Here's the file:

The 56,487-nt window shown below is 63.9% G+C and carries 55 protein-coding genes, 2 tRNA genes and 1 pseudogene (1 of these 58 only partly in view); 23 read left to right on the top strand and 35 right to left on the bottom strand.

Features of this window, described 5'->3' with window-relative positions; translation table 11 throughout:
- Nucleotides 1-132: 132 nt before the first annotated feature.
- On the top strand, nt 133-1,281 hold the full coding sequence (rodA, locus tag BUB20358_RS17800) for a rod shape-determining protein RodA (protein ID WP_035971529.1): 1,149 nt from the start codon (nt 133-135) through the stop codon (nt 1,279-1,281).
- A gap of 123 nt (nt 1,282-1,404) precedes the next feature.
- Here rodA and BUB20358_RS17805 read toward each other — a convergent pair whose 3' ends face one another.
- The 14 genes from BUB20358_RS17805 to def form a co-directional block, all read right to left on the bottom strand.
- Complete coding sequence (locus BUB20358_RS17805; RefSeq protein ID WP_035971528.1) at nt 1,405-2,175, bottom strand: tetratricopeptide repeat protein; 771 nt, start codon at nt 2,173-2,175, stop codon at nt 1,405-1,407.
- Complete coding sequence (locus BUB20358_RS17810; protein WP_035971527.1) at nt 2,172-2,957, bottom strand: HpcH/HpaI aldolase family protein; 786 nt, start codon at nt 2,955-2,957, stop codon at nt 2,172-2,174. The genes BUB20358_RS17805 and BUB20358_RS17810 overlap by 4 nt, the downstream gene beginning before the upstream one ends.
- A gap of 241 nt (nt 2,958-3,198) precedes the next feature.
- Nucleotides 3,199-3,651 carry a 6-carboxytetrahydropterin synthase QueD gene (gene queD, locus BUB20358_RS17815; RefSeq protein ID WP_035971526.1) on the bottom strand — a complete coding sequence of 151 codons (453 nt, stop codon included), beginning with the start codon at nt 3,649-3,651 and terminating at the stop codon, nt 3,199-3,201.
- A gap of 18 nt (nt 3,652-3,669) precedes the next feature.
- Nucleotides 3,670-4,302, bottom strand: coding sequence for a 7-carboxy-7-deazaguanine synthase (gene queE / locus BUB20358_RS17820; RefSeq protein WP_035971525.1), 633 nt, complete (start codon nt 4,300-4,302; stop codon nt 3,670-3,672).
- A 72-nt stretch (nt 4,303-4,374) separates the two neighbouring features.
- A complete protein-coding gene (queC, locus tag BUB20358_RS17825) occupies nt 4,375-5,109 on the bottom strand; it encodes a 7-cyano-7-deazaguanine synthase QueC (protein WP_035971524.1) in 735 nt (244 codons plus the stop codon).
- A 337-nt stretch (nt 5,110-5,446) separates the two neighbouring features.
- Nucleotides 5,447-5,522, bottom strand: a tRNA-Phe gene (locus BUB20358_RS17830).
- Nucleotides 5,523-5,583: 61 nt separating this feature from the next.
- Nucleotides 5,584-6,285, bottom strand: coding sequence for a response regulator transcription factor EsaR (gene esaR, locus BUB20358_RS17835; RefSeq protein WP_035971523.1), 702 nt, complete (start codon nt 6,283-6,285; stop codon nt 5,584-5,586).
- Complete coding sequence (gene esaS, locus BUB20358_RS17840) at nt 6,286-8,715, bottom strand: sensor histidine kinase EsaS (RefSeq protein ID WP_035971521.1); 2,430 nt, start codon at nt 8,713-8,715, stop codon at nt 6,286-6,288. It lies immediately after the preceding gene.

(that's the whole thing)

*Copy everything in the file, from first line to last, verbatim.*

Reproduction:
The 56,487-nt window shown below is 63.9% G+C and carries 55 protein-coding genes, 2 tRNA genes and 1 pseudogene (1 of these 58 only partly in view); 23 read left to right on the top strand and 35 right to left on the bottom strand.

Features of this window, described 5'->3' with window-relative positions; translation table 11 throughout:
- Nucleotides 1-132: 132 nt before the first annotated feature.
- On the top strand, nt 133-1,281 hold the full coding sequence (rodA, locus tag BUB20358_RS17800) for a rod shape-determining protein RodA (protein ID WP_035971529.1): 1,149 nt from the start codon (nt 133-135) through the stop codon (nt 1,279-1,281).
- A gap of 123 nt (nt 1,282-1,404) precedes the next feature.
- Here rodA and BUB20358_RS17805 read toward each other — a convergent pair whose 3' ends face one another.
- The 14 genes from BUB20358_RS17805 to def form a co-directional block, all read right to left on the bottom strand.
- Complete coding sequence (locus BUB20358_RS17805; RefSeq protein ID WP_035971528.1) at nt 1,405-2,175, bottom strand: tetratricopeptide repeat protein; 771 nt, start codon at nt 2,173-2,175, stop codon at nt 1,405-1,407.
- Complete coding sequence (locus BUB20358_RS17810; protein WP_035971527.1) at nt 2,172-2,957, bottom strand: HpcH/HpaI aldolase family protein; 786 nt, start codon at nt 2,955-2,957, stop codon at nt 2,172-2,174. The genes BUB20358_RS17805 and BUB20358_RS17810 overlap by 4 nt, the downstream gene beginning before the upstream one ends.
- A gap of 241 nt (nt 2,958-3,198) precedes the next feature.
- Nucleotides 3,199-3,651 carry a 6-carboxytetrahydropterin synthase QueD gene (gene queD, locus BUB20358_RS17815; RefSeq protein ID WP_035971526.1) on the bottom strand — a complete coding sequence of 151 codons (453 nt, stop codon included), beginning with the start codon at nt 3,649-3,651 and terminating at the stop codon, nt 3,199-3,201.
- A gap of 18 nt (nt 3,652-3,669) precedes the next feature.
- Nucleotides 3,670-4,302, bottom strand: coding sequence for a 7-carboxy-7-deazaguanine synthase (gene queE / locus BUB20358_RS17820; RefSeq protein WP_035971525.1), 633 nt, complete (start codon nt 4,300-4,302; stop codon nt 3,670-3,672).
- A 72-nt stretch (nt 4,303-4,374) separates the two neighbouring features.
- A complete protein-coding gene (queC, locus tag BUB20358_RS17825) occupies nt 4,375-5,109 on the bottom strand; it encodes a 7-cyano-7-deazaguanine synthase QueC (protein WP_035971524.1) in 735 nt (244 codons plus the stop codon).
- A 337-nt stretch (nt 5,110-5,446) separates the two neighbouring features.
- Nucleotides 5,447-5,522, bottom strand: a tRNA-Phe gene (locus BUB20358_RS17830).
- Nucleotides 5,523-5,583: 61 nt separating this feature from the next.
- Nucleotides 5,584-6,285, bottom strand: coding sequence for a response regulator transcription factor EsaR (gene esaR, locus BUB20358_RS17835; RefSeq protein WP_035971523.1), 702 nt, complete (start codon nt 6,283-6,285; stop codon nt 5,584-5,586).
- Complete coding sequence (gene esaS, locus BUB20358_RS17840) at nt 6,286-8,715, bottom strand: sensor histidine kinase EsaS (RefSeq protein ID WP_035971521.1); 2,430 nt, start codon at nt 8,713-8,715, stop codon at nt 6,286-6,288. It lies immediately after the preceding gene.